So she's a lady I admire, but don't warm to - who knows why.
The book itself is introduced on the inside flap of the cover, with this bit of blurb by the publisher:
"This is a book like no other about food in Australia - a completely fresh approach to the culture, the landscape, the people and the produce. ... Stephanie Alexander has long been an outspoken champion of Australian produce. In A Shared Table, she travels to seven different regions across the continent to introduce you to some of the unsung Australian characters who are helping us change the way we eat and drink."
"A book like no other about food in Australia" Really? I suppose there is indeed an emphasis on the producers and their produce, whether it be farmed or manufactured, and maybe there was not much of that back then, but I'm not sure that this is unique. Simon Johnson's Provedore is one example that springs to mind. And the gourmet food magazines have always played their part in promoting them. Besides the "unsung Australian characters who are changing the way we eat and drink" are not producing food for the average person. The average person, mostly cannot enjoy the superior produce on display here.
The page I turned to in my lucky dip is a collage of photographs of the lunch with its menu. (Each chapter features a lunch contrived from the food from the gourmet producers featured in each chapter - each state.) The producers, in this instance, feature White Rocks veal, Kervella cheese, New Norcia bread, Cullen wines, and fish from Mendolia seafoods - all prestigious brands. Moreover the meal is served on La Maiolica pottery - especially made for this particular meal no less. Stephanie herself reinforces the publishers by saying:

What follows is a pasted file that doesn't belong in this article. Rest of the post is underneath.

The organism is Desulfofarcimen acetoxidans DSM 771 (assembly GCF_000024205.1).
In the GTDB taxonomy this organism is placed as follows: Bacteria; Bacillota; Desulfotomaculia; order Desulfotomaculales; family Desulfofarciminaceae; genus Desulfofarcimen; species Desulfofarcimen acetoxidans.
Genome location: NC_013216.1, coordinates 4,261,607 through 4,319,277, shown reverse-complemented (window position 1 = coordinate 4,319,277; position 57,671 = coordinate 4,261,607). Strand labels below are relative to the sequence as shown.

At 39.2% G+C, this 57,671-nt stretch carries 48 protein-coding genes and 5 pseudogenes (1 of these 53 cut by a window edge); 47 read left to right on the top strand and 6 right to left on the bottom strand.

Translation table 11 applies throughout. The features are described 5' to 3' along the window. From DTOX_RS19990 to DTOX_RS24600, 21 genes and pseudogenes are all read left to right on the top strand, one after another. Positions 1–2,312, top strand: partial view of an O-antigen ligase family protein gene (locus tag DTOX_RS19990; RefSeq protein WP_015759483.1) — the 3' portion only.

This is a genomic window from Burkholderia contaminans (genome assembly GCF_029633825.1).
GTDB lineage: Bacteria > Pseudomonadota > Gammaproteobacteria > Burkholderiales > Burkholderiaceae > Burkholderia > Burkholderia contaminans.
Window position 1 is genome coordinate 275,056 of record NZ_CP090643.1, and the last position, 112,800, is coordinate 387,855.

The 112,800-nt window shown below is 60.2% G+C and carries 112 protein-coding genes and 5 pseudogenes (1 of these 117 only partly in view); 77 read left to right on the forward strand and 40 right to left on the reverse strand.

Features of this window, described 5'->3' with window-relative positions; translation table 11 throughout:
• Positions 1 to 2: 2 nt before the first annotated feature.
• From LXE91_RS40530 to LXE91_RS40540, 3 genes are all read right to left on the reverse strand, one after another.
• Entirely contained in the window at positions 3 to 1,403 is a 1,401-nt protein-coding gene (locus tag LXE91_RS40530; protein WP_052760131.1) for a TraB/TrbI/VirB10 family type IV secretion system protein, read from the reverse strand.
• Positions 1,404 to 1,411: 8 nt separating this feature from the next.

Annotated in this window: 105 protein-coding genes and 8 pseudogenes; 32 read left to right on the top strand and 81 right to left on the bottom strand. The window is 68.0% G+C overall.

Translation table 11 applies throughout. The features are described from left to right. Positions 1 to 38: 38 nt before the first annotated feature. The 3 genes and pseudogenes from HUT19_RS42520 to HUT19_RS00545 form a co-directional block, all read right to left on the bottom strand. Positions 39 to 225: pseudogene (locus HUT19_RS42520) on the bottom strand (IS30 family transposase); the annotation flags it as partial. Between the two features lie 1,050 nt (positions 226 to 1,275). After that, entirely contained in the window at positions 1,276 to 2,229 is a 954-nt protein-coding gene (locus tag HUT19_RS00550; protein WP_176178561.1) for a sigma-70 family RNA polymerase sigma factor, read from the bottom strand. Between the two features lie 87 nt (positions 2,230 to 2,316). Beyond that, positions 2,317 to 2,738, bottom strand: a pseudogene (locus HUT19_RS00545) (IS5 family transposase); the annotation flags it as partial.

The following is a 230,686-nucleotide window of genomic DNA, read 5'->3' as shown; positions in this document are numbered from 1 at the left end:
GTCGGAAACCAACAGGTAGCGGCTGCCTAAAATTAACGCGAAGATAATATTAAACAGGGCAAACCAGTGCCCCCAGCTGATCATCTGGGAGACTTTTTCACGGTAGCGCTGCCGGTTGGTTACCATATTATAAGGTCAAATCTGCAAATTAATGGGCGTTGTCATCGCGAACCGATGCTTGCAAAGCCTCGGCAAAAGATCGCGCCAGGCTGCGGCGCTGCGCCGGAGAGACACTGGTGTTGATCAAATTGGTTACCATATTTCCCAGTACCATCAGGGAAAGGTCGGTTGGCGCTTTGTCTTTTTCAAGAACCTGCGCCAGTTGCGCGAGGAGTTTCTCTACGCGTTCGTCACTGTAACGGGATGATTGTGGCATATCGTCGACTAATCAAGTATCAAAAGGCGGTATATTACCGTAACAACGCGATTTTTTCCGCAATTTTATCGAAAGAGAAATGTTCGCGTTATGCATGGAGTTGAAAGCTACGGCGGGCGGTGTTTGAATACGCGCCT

"I explored the Australian culinary landscape and the same things struck me over and over again. First, the variety and quality of what is available to us all."
'To us all'! Really? Most of them are not even in the supermarkets, let alone at an affordable price. You will have to seek out a superior supermarket like Leo's here in Melbourne, or a specialist food purveyor like King and Godfree in Carlton.
Her comments on veal - a meat that has more or less disappeared from the supermarket shelves these days - are interesting too:
"There are those who take exception to the issue of raising any animals to provide meat for humans, and to the existence of broad acre farming to support such animal rearing. I am not one of them. Instead I am interested and intrigued to listen to farmers discuss questions of value-adding in today's farm environment, the role of technology and the implications of change, the fact that viability depends on quality and successful marketing, the necessity for diversification, and the ever-increasing importance of Quality Assurance programs at all points in the food chain."